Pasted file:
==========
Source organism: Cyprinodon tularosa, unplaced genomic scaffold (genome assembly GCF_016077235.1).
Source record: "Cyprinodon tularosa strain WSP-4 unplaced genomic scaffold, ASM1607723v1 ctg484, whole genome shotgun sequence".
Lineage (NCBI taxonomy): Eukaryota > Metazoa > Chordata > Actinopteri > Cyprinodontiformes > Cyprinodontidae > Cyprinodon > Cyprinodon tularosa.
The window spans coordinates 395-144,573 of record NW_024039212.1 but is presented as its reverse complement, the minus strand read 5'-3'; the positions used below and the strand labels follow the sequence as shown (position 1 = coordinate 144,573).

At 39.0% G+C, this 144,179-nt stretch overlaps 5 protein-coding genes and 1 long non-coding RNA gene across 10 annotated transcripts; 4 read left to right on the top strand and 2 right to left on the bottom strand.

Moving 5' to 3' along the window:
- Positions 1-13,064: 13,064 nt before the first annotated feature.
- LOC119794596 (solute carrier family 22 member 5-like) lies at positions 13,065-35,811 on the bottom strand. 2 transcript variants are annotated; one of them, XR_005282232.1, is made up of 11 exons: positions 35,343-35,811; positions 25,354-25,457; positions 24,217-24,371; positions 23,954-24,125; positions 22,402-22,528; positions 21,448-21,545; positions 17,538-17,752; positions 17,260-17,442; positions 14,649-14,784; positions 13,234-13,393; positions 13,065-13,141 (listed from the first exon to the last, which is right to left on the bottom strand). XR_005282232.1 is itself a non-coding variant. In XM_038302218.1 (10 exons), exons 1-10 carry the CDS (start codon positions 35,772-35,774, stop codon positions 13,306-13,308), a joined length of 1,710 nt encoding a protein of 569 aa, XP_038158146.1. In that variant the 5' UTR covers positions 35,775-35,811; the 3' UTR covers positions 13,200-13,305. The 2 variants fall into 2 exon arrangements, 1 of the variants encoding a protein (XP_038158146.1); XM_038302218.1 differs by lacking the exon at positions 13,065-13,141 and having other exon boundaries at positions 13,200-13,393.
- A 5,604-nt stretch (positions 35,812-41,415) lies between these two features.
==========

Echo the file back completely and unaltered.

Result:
Source organism: Cyprinodon tularosa, unplaced genomic scaffold (genome assembly GCF_016077235.1).
Source record: "Cyprinodon tularosa strain WSP-4 unplaced genomic scaffold, ASM1607723v1 ctg484, whole genome shotgun sequence".
Lineage (NCBI taxonomy): Eukaryota > Metazoa > Chordata > Actinopteri > Cyprinodontiformes > Cyprinodontidae > Cyprinodon > Cyprinodon tularosa.
The window spans coordinates 395-144,573 of record NW_024039212.1 but is presented as its reverse complement, the minus strand read 5'-3'; the positions used below and the strand labels follow the sequence as shown (position 1 = coordinate 144,573).

At 39.0% G+C, this 144,179-nt stretch overlaps 5 protein-coding genes and 1 long non-coding RNA gene across 10 annotated transcripts; 4 read left to right on the top strand and 2 right to left on the bottom strand.

Moving 5' to 3' along the window:
- Positions 1-13,064: 13,064 nt before the first annotated feature.
- LOC119794596 (solute carrier family 22 member 5-like) lies at positions 13,065-35,811 on the bottom strand. 2 transcript variants are annotated; one of them, XR_005282232.1, is made up of 11 exons: positions 35,343-35,811; positions 25,354-25,457; positions 24,217-24,371; positions 23,954-24,125; positions 22,402-22,528; positions 21,448-21,545; positions 17,538-17,752; positions 17,260-17,442; positions 14,649-14,784; positions 13,234-13,393; positions 13,065-13,141 (listed from the first exon to the last, which is right to left on the bottom strand). XR_005282232.1 is itself a non-coding variant. In XM_038302218.1 (10 exons), exons 1-10 carry the CDS (start codon positions 35,772-35,774, stop codon positions 13,306-13,308), a joined length of 1,710 nt encoding a protein of 569 aa, XP_038158146.1. In that variant the 5' UTR covers positions 35,775-35,811; the 3' UTR covers positions 13,200-13,305. The 2 variants fall into 2 exon arrangements, 1 of the variants encoding a protein (XP_038158146.1); XM_038302218.1 differs by lacking the exon at positions 13,065-13,141 and having other exon boundaries at positions 13,200-13,393.
- A 5,604-nt stretch (positions 35,812-41,415) lies between these two features.